When confined to barracks it is imperative to have some good books to hand to lose yourself in as time weighs heavy. I have been particularly fortunate in the quality and diversity of my recent reading material so thought it churlish not to share a few titles with a wider audience in a similar situation.
The Godmother [La Daronne] by Hannelore Cayre
I was seduced by James Nunn's superb cover artwork here but the fact it won the Grand Prix de Littérature Policière clinched the deal. The darkest of noirs this is a Parisian drug dealing caper whose central character is a 53 year-old court translator. Written by a practicing criminal lawyer it screams authenticity and gives a stark insight into the French underworld in the 21st century.
Wine reference: Bandol gets a name-check in the penultimate chapter.
The Honjin Murders by Seishi Yokomizo
This was a gift from my son Alfred who is studying graphic design and I suspect was drawn in by its minimalist jacket design. It is a classic 'locked room' mystery, written in homage to the master of the genre John Dickson Carr. It was first published as a serial in 1946 but only translated into English by Louise Heal Kawai in 2019. Packed with period detail, family rivalry and a plot that couldn't be more convoluted, it introduced the popular sleuth Kosuke Kindaichi and won the first mystery Writers of Japan award in 1948. Those looking for immersion in eastern intrigue should look no further.
Wine reference: A bride and groom serve their guests saké as part of a wedding night ritual.
Shadowplay by Joseph O'Connor
This was the latest selection of my long-standing book group and it proved a great deal more appetising than some of our other fare. A historical novel, based on fact, it examines the relationships between Ellen Terry, Henry Irving and Bram Stoker and is utterly intriguing and beautifully written to boot. The subject matter is enthralling. I'd had no idea the three characters were connected, other than Irving and Terry being popular Victorian actors, yet they were practically a co-dependent. A romp of a read – I devoured it.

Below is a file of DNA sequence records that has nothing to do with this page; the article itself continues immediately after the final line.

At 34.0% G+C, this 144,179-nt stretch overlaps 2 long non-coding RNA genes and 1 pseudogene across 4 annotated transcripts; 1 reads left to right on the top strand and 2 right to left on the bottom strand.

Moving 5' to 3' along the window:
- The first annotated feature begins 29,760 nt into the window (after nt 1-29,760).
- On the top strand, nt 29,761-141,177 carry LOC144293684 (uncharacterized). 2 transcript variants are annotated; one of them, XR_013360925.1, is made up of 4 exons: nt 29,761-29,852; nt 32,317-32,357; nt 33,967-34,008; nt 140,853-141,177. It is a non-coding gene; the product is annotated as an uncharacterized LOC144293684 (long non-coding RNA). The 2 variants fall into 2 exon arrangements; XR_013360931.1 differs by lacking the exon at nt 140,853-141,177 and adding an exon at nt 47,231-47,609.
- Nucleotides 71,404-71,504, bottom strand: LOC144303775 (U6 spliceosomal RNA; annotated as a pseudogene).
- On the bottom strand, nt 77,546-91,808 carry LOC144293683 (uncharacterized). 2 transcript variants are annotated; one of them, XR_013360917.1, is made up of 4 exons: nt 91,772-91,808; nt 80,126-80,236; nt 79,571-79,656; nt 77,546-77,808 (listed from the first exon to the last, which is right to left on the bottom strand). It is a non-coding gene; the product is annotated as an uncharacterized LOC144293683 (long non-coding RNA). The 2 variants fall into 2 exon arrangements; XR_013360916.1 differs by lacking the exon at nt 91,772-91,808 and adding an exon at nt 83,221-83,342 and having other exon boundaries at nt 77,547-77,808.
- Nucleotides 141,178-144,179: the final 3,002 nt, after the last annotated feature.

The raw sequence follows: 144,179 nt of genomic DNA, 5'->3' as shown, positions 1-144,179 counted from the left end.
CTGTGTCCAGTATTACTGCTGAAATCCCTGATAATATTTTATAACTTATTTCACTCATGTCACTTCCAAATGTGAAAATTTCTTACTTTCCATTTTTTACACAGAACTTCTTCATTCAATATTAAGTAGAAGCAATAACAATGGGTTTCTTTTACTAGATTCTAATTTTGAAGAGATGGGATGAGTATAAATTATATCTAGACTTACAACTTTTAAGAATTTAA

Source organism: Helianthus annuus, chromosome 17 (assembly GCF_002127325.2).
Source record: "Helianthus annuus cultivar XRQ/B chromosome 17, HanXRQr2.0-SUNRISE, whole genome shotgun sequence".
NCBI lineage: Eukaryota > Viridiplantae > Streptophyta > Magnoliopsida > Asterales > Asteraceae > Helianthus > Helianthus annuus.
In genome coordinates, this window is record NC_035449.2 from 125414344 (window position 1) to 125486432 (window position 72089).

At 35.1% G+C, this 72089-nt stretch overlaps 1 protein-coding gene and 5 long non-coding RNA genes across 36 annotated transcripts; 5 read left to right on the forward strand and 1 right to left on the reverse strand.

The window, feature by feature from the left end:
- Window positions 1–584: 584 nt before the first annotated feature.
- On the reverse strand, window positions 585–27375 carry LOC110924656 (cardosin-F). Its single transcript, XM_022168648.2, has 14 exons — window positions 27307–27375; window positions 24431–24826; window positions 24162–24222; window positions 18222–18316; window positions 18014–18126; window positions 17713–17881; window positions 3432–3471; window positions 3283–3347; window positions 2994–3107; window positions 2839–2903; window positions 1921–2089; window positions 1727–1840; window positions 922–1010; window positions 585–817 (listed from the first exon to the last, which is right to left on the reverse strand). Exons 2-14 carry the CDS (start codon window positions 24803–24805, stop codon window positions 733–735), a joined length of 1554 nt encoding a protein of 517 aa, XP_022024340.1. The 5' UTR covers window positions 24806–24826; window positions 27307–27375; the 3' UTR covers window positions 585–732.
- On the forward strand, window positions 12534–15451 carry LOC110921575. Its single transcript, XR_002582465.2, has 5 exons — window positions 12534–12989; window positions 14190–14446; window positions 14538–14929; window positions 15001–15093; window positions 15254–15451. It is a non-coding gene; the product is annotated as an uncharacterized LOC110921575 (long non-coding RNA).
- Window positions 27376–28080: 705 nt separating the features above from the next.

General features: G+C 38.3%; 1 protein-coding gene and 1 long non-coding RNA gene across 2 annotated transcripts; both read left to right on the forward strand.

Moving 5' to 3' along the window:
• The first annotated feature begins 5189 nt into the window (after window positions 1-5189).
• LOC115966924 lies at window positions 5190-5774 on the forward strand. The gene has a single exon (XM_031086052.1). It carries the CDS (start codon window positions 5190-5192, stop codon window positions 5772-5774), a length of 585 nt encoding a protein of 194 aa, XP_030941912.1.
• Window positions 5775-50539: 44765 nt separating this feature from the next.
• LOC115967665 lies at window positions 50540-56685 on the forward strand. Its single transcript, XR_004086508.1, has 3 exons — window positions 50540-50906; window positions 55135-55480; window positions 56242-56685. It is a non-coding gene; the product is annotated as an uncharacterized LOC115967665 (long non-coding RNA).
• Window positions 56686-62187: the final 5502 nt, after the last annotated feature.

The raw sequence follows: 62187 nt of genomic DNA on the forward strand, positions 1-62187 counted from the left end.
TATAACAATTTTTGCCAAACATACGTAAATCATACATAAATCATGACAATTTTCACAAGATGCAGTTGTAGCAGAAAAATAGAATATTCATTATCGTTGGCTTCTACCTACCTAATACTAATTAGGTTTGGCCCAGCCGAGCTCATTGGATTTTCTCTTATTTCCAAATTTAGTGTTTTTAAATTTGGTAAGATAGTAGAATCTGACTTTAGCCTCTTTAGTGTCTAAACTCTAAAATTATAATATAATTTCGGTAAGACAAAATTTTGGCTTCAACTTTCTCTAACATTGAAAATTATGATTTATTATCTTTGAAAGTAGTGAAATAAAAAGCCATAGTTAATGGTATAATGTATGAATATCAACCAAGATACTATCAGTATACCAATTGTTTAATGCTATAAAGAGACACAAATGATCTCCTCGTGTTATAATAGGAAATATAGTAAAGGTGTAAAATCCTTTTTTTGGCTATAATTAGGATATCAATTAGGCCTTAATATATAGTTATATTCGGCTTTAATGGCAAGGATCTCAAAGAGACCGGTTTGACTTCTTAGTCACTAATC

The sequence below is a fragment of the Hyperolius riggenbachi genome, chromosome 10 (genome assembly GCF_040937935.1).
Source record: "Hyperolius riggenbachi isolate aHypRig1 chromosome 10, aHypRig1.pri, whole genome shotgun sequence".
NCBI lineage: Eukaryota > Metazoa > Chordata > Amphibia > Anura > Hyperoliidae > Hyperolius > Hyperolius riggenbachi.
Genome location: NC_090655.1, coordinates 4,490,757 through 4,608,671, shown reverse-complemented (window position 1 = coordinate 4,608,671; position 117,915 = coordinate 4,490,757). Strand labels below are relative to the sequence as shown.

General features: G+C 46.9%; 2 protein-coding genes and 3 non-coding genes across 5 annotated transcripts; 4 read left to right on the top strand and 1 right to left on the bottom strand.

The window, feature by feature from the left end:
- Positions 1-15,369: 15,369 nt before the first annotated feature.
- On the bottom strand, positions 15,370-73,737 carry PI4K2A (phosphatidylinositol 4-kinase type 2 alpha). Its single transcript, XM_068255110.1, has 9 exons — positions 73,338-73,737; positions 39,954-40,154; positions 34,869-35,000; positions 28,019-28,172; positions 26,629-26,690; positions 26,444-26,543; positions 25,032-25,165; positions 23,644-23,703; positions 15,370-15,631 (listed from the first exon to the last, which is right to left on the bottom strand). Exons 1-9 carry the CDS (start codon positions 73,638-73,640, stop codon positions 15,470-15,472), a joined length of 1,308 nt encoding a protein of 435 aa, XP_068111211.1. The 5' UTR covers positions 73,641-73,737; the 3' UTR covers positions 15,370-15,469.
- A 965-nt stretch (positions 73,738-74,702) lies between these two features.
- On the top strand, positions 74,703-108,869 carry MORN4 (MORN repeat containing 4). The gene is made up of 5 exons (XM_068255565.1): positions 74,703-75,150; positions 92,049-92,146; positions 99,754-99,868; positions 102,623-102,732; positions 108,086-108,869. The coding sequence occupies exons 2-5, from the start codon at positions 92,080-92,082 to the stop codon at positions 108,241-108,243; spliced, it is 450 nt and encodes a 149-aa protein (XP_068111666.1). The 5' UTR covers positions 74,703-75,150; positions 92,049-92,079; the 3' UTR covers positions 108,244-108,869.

Wine references: The three central characters enjoy Krug and Château Latour '42 at Claridges and Oscar Wilde signs autographs in Château Yquem at the Lyceum theatre.
Transcription by Kate Atkinson
This is what I have on the go at the moment and I couldn't be happier. I'm a huge Kate Atkinson fan and have been saving this as a treat. To my surprise it is surpassing my very high expectations, it is so good. It's a twisty Second World War espionage novel but Atkinson, at the top of her game, has threaded it through with humour which adds welcome levity and sets a cracking pace. The period details are pin sharp from clothing and accents to wallpaper and furniture. I begrudge taking time out to write about it – it's superb. If you are stuck for a good read download this now and thank me later.
Wine reference: An 'excellent Pouilly' (I guess Fuissé not Fumé) is served at the 'Bon Viveur' restaurant in Shepherd Market.